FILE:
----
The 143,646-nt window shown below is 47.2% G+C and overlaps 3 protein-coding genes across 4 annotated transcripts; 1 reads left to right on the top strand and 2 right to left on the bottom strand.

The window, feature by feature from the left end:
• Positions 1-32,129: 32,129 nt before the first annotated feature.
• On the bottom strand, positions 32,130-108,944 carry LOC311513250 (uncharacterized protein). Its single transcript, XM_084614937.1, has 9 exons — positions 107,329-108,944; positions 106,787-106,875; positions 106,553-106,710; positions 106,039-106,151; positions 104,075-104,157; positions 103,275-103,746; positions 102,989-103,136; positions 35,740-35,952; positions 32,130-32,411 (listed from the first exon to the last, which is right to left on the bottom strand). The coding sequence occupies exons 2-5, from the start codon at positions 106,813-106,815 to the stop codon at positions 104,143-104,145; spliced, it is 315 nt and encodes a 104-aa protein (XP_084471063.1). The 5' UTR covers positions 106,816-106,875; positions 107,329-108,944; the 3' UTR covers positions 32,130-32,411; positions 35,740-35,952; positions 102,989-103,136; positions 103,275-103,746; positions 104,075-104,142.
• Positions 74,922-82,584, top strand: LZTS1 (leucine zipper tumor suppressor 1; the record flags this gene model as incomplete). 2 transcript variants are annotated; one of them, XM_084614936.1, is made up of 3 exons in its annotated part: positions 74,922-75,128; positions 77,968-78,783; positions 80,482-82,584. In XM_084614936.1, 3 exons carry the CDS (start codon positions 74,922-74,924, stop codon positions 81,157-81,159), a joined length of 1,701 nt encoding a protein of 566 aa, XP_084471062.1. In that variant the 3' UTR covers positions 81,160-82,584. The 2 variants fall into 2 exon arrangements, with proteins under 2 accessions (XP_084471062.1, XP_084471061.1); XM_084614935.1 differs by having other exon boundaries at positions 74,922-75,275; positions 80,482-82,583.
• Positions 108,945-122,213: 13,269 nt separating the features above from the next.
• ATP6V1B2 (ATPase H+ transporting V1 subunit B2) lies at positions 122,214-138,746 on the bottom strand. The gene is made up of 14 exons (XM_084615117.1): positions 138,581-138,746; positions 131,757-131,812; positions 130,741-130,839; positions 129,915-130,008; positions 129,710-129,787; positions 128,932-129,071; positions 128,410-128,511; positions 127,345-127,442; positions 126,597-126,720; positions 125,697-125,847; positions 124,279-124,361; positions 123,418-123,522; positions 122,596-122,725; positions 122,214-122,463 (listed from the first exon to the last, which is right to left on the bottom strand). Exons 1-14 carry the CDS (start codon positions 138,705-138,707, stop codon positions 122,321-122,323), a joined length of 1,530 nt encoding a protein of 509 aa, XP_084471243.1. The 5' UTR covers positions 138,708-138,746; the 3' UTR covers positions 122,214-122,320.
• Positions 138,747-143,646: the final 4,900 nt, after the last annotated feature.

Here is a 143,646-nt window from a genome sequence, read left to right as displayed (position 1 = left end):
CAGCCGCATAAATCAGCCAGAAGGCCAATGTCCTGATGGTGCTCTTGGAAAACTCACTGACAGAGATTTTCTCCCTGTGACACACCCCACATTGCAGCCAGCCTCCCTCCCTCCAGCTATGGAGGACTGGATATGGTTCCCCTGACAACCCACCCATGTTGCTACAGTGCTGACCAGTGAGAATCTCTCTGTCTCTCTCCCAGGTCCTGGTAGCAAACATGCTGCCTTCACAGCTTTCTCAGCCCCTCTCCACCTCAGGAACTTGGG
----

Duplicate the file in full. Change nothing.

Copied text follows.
The 143,646-nt window shown below is 47.2% G+C and overlaps 3 protein-coding genes across 4 annotated transcripts; 1 reads left to right on the top strand and 2 right to left on the bottom strand.

The window, feature by feature from the left end:
• Positions 1-32,129: 32,129 nt before the first annotated feature.
• On the bottom strand, positions 32,130-108,944 carry LOC311513250 (uncharacterized protein). Its single transcript, XM_084614937.1, has 9 exons — positions 107,329-108,944; positions 106,787-106,875; positions 106,553-106,710; positions 106,039-106,151; positions 104,075-104,157; positions 103,275-103,746; positions 102,989-103,136; positions 35,740-35,952; positions 32,130-32,411 (listed from the first exon to the last, which is right to left on the bottom strand). The coding sequence occupies exons 2-5, from the start codon at positions 106,813-106,815 to the stop codon at positions 104,143-104,145; spliced, it is 315 nt and encodes a 104-aa protein (XP_084471063.1). The 5' UTR covers positions 106,816-106,875; positions 107,329-108,944; the 3' UTR covers positions 32,130-32,411; positions 35,740-35,952; positions 102,989-103,136; positions 103,275-103,746; positions 104,075-104,142.
• Positions 74,922-82,584, top strand: LZTS1 (leucine zipper tumor suppressor 1; the record flags this gene model as incomplete). 2 transcript variants are annotated; one of them, XM_084614936.1, is made up of 3 exons in its annotated part: positions 74,922-75,128; positions 77,968-78,783; positions 80,482-82,584. In XM_084614936.1, 3 exons carry the CDS (start codon positions 74,922-74,924, stop codon positions 81,157-81,159), a joined length of 1,701 nt encoding a protein of 566 aa, XP_084471062.1. In that variant the 3' UTR covers positions 81,160-82,584. The 2 variants fall into 2 exon arrangements, with proteins under 2 accessions (XP_084471062.1, XP_084471061.1); XM_084614935.1 differs by having other exon boundaries at positions 74,922-75,275; positions 80,482-82,583.
• Positions 108,945-122,213: 13,269 nt separating the features above from the next.
• ATP6V1B2 (ATPase H+ transporting V1 subunit B2) lies at positions 122,214-138,746 on the bottom strand. The gene is made up of 14 exons (XM_084615117.1): positions 138,581-138,746; positions 131,757-131,812; positions 130,741-130,839; positions 129,915-130,008; positions 129,710-129,787; positions 128,932-129,071; positions 128,410-128,511; positions 127,345-127,442; positions 126,597-126,720; positions 125,697-125,847; positions 124,279-124,361; positions 123,418-123,522; positions 122,596-122,725; positions 122,214-122,463 (listed from the first exon to the last, which is right to left on the bottom strand). Exons 1-14 carry the CDS (start codon positions 138,705-138,707, stop codon positions 122,321-122,323), a joined length of 1,530 nt encoding a protein of 509 aa, XP_084471243.1. The 5' UTR covers positions 138,708-138,746; the 3' UTR covers positions 122,214-122,320.
• Positions 138,747-143,646: the final 4,900 nt, after the last annotated feature.

Here is a 143,646-nt window from a genome sequence, read left to right as displayed (position 1 = left end):
CAGCCGCATAAATCAGCCAGAAGGCCAATGTCCTGATGGTGCTCTTGGAAAACTCACTGACAGAGATTTTCTCCCTGTGACACACCCCACATTGCAGCCAGCCTCCCTCCCTCCAGCTATGGAGGACTGGATATGGTTCCCCTGACAACCCACCCATGTTGCTACAGTGCTGACCAGTGAGAATCTCTCTGTCTCTCTCCCAGGTCCTGGTAGCAAACATGCTGCCTTCACAGCTTTCTCAGCCCCTCTCCACCTCAGGAACTTGGG